"dekho dekho" (look look). Such usage is also to be found in
other Asian languages such as Bahasa Indonesia where "tengo tengo"
(look look) is a perfect translation of "dekho dekho".
contexts a repeated word (whether noun, pronoun, adjective, adverb, or verb)
acquires a special semantic significance.
Tamil " ra:tri ra:tri maLHai peyyutu" (night night it
rains ) meaning that it rains frequently - every night or every other night.
Or the Hindi
"apne apne vichar hain" (their their views/thoughts/opinions are)
meaning that people have their own opinions.
interrogative form, in Hindi one might ask "kya kya kiya" - (what
what did) meaning what all did you do? Or, "kahan kahan gaye" (where
where went) meaning where all did you go?
also repeat a verbal participle: "bolte bolte thak gaye" or
"kahete kahete thak gaye" - (talking talking got tired or
telling telling got tired) i.e (I/we) got tired telling (him/her/them)
again and again.
repetition is an economic but meaningful way of expressing varied forms
of frequency, plurality or multiplicity.
Note too that
Indic languages permit the dropping of pronouns (which become implied). In the
previous example both the subject (I/we) and object pronouns (him/her/them) may be dropped, but (got tired
telling) would be impermissible in English.
of repetition is the use of an echo word to suggest a broader category than the
word echoed. Note that the echo word may not be a word itself and its only
requirement would be to partially repeat the first word. Thus we may have
"cha:y sha:y" to suggest (tea etc), or (tea and something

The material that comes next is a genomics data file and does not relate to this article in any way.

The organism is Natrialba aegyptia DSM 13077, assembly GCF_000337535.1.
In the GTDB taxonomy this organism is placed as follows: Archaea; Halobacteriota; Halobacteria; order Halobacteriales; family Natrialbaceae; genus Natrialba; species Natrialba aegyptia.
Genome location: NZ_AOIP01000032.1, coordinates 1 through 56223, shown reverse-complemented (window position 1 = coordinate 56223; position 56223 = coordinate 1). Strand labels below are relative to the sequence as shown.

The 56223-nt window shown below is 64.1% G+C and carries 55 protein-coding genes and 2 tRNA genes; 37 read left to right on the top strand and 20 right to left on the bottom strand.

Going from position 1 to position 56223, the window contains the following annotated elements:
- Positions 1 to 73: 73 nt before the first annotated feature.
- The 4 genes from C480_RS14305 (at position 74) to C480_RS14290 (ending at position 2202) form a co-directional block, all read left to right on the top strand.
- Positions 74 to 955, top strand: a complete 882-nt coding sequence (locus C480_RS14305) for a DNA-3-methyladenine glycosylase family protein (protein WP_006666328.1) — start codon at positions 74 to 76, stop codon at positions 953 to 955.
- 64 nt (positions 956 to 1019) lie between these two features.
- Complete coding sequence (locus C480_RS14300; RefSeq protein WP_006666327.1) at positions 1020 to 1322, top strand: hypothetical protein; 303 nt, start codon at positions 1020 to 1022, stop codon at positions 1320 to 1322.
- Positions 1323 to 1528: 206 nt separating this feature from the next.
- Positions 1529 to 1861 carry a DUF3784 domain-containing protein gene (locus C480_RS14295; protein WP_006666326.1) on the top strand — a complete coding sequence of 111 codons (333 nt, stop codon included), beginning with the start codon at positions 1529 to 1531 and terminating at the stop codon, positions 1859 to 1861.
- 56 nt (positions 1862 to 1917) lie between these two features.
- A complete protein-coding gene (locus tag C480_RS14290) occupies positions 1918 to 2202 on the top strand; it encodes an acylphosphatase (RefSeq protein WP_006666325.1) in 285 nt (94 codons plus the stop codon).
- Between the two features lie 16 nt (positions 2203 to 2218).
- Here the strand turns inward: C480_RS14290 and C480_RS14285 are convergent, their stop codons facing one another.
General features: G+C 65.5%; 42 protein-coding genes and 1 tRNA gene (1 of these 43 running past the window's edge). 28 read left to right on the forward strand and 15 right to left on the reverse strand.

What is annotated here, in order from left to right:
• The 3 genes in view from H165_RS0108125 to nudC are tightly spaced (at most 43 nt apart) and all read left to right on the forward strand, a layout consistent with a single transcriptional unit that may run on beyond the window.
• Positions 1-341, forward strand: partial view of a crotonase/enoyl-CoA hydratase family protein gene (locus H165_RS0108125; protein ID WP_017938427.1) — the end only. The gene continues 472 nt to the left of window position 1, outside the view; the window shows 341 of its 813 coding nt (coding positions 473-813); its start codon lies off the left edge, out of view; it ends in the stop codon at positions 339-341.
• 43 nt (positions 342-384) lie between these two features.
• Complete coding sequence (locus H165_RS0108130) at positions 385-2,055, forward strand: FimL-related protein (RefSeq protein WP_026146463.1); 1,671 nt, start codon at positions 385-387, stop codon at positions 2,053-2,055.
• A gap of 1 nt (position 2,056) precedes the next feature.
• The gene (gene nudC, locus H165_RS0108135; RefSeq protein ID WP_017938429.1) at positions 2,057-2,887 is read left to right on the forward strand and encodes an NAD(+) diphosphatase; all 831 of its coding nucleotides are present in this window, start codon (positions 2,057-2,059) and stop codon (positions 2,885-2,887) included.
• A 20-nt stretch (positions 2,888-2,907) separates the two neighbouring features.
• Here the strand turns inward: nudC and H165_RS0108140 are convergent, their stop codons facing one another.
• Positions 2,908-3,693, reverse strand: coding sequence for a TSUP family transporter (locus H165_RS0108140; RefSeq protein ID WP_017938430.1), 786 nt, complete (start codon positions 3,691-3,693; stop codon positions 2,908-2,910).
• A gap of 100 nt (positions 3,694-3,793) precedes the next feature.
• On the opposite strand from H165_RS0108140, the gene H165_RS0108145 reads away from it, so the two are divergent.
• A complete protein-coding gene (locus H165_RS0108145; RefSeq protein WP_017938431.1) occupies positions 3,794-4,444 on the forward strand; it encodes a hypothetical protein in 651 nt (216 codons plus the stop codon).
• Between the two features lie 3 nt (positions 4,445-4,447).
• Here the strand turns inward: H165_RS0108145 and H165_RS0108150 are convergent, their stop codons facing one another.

with it), or (tea or something like it).
"kuch kaam vaam kiya" to ask if (you/he/she) did any work or
anything else constructive? Here "kaam" is work but "vaam"
is used to denote something comparable in significance to work such as
study or complete a chore or perform some other important task.
we observe a linguistic feature that extends across all Indic languages (and
even to other Asian languages ) and to a European non "Indo-European"
language like Hungarian but is rare or entirely missing in an
"Indo-European" language like English.
It may also be noted that across India, both Sanskrit and Tamil
derived languages use SOV (subject Object Verb) word order as a default. But
several Indo-European languages such as English, French, Portuguese and
Bulgarian use SVO word order.
However, in colloquial or theatrical speech,
(or even in poetic/literary texts) Hindi (like Arabic) also permits VSO.
Moreover, when repeated words are used all Indian languages permit the omission
of the subject and the word order becomes flexible - either OV or VO.
Word order also becomes flexible in the context
of question and answer exchanges. Thus in Hindi "Gaye the
Tum?" (Went did you?), "Tum Gaye The?" (You went
did?) and "Tum Gaye?" (You went?) are all possible.
Replies to where did you go could be equally varied from the standard SOV
"Main Allahabad gaya tha" (I Allahabad went) to an
OVS "Allahabad gaya tha main" (Allahabad went I) or
simply OV "Allahabad gaya tha" (Allahabad went) or even VO
"Gaya tha Allahabad" (Went Allahabad)
In this respect, Indian languages are similar to
each other but not to less flexible "Indo-European" languages like
English. On the other hand, Russian and Czech (like Hungarian) do not